Snapshot From Southern Oregon: ‘It's Hard To Deal With The Constant Denial’

David Baca, a 40-year-old emergency room nurse, has worked at Rogue Regional Medical Center in Medford for 14 years. He said he’s never experienced such a dire situation at work.

The hospital has so many COVID-19 and other patients that its emergency and intensive care units are packed. The wait times in the emergency room are so long that many patients leave untreated. One man with a cardiac condition had to wait 13 hours recently for an evaluation, Baca said.

The hospital, like others around the state, doesn’t have enough nurses and other staff to care for all the sick patients. Many staff are getting sick, too. But the most difficult situation has nothing to do with staff or the hospitals, Baca said. Many of the COVID-19 patients themselves are hard to deal with because they don’t believe they have the infection.

“It's hard to deal with the constant denial of what's going on with this disease,” Baca told The Lund Report. “I would say that's my hardest thing. Every day there are people who don't believe that they have it, they don't believe in the vaccine and don't believe that the vaccine is the best treatment for it.”

Many are even afraid that health care staff will try to vaccinate them without their knowledge and approval, Baca said. “But as soon as they don't feel well, they come to the hospital for treatments and modalities that are based on the same science (used) to create the vaccine.”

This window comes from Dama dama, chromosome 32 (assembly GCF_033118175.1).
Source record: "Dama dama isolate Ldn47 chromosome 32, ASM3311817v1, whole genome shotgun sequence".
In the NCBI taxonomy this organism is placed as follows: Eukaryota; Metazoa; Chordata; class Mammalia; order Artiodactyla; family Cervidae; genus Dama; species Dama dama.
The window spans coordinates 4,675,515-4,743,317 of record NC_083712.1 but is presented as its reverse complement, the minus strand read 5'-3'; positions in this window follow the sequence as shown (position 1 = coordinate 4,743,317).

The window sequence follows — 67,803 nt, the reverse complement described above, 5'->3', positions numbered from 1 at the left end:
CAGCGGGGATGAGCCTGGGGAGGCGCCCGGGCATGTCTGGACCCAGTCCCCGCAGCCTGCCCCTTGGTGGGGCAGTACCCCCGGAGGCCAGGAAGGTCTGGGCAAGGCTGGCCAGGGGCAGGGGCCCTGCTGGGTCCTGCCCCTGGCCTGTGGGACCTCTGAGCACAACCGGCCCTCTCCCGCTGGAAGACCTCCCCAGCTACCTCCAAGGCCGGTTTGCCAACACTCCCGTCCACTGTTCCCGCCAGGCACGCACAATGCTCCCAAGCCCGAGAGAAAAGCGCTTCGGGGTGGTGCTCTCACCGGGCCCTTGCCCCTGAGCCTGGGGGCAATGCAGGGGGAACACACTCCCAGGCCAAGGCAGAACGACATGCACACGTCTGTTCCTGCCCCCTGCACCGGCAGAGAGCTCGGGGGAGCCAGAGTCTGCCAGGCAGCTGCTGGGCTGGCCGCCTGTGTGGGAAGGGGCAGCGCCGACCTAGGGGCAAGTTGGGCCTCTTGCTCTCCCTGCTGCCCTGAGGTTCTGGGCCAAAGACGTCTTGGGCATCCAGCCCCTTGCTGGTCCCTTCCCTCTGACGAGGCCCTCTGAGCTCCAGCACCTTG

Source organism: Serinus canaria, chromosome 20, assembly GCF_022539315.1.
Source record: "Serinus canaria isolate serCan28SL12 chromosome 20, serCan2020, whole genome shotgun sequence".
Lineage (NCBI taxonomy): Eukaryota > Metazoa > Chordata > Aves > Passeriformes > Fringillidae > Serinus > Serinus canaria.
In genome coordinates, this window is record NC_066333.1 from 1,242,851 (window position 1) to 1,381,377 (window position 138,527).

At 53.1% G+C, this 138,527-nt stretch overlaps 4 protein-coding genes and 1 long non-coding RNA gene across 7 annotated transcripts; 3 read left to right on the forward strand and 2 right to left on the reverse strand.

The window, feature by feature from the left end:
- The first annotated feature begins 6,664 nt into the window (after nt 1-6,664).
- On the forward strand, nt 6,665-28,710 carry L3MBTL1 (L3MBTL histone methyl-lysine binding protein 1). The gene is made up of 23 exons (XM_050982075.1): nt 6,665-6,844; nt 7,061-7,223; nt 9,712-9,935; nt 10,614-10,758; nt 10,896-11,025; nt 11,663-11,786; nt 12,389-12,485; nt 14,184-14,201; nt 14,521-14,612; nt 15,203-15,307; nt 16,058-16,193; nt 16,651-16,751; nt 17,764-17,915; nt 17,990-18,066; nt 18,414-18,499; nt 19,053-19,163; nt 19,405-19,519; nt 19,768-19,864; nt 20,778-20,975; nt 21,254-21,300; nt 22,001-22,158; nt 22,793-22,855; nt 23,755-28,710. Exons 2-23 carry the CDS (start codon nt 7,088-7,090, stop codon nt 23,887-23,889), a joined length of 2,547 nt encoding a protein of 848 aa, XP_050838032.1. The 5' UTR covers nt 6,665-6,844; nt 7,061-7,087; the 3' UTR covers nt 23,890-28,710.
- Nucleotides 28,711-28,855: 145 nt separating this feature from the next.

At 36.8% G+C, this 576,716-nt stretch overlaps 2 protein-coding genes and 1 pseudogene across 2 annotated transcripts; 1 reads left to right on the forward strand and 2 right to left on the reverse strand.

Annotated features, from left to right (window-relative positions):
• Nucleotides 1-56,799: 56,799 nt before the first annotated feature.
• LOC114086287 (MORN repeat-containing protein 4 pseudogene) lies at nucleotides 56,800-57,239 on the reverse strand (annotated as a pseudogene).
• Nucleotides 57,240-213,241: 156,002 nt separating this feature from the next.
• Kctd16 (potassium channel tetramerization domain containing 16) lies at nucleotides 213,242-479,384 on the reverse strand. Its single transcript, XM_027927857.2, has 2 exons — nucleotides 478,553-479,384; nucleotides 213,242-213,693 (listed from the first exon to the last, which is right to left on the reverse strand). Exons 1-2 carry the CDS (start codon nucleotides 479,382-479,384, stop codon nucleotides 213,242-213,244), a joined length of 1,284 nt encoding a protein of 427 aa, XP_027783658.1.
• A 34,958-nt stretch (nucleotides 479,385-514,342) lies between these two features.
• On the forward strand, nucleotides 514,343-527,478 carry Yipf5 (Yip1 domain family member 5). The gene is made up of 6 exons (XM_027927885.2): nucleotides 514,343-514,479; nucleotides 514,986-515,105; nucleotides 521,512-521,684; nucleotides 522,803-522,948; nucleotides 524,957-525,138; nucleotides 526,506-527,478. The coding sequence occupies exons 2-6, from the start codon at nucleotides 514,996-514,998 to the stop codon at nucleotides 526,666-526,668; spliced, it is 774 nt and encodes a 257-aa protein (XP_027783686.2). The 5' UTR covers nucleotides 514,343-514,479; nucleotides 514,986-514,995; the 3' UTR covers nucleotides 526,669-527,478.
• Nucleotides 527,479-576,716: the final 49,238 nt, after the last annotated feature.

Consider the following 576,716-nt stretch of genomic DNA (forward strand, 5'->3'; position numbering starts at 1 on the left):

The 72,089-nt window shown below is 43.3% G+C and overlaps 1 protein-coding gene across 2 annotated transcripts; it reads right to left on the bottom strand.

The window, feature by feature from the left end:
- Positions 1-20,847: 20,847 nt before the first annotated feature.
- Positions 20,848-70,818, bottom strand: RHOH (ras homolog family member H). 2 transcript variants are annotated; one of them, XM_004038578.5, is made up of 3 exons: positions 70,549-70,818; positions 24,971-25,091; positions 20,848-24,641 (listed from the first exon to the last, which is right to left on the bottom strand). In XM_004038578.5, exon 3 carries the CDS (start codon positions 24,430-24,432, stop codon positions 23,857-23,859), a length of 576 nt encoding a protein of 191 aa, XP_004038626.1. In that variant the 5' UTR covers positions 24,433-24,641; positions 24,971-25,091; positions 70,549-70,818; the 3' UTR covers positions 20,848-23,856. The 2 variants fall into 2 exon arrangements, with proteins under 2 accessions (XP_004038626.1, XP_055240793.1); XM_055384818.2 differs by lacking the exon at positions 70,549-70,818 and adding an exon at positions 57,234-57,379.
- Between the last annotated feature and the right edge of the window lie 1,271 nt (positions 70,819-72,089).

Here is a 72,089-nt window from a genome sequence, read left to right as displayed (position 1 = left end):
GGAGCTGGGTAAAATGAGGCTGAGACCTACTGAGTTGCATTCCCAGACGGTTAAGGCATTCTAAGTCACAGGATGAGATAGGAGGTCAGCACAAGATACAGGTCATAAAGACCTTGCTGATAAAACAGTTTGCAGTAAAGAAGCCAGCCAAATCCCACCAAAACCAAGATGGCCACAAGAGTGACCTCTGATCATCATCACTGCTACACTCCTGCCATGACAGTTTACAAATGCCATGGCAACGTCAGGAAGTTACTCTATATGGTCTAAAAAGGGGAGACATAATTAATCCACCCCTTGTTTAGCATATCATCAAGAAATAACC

He’s seen patients on the verge of dying who still refuse to believe they have COVID-19.

“It’s heartbreaking,” he said.

Rogue Regional is the lead hospital in Josephine and Jackson counties, which are in the middle of the pack in terms of vaccination rates among adults in Oregon. Nearly 60% of residents aged 18 and older in Jackson County are at least partially vaccinated, compared with just over 50% in Josephine County, according to the Oregon Health Authority. The vaccination rate of staff at Rogue Regional Medical Center is somewhat higher —  65% to 67% according to the hospital’s spokeswoman — but that still means many staff are at risk. More than 60 employees there have contracted COVID-19, according to the latest outbreak report from the Oregon Health Authority.

Baca said one nurse who was recently hired became infected.

“He hit the floor the first week, and by the second week he was out, diagnosed with COVID-19,” Baca said. “He's on day 28 with COVID-19, and he's not coming back to work any time soon.”

Baca said the new employee was recently readmitted to the hospital — for a second time.

Baca himself has not been sick despite working 10 and 11 days in a row, with two days off inbetween. 

“I’m vaccinated and I wear all my PPE, like we’re supposed to do,” he said, adding that it's exhausting to be in full protective gear throughout a 12-hour shift. Staff wear a face shield and helmet as part of an enclosed respirator system to ensure they don’t breathe contaminated air and their hands, feet and bodies are covered with layers they have to carefully don and remove. They do have enough gear, though, something that was not the case last year when staff at some hospitals resorted to wearing garbage bags to protect themselves.

To keep up his spirits, Baca takes care of himself on his time off by working out and eating healthy food. 

“You have to stay on top of yourself, with good nutrition and healthy habits and take care of your mental health,” Baca said. “The hospital needs me. Who’s going to take care of all these patients if I got sick?”

You can reach Lynne Terry at [email protected] or on Twitter @LynnePDX.

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Eventually people with Covid 19 infections will be known as victims of FOX disease or DeSantis disease or Abbott disease.

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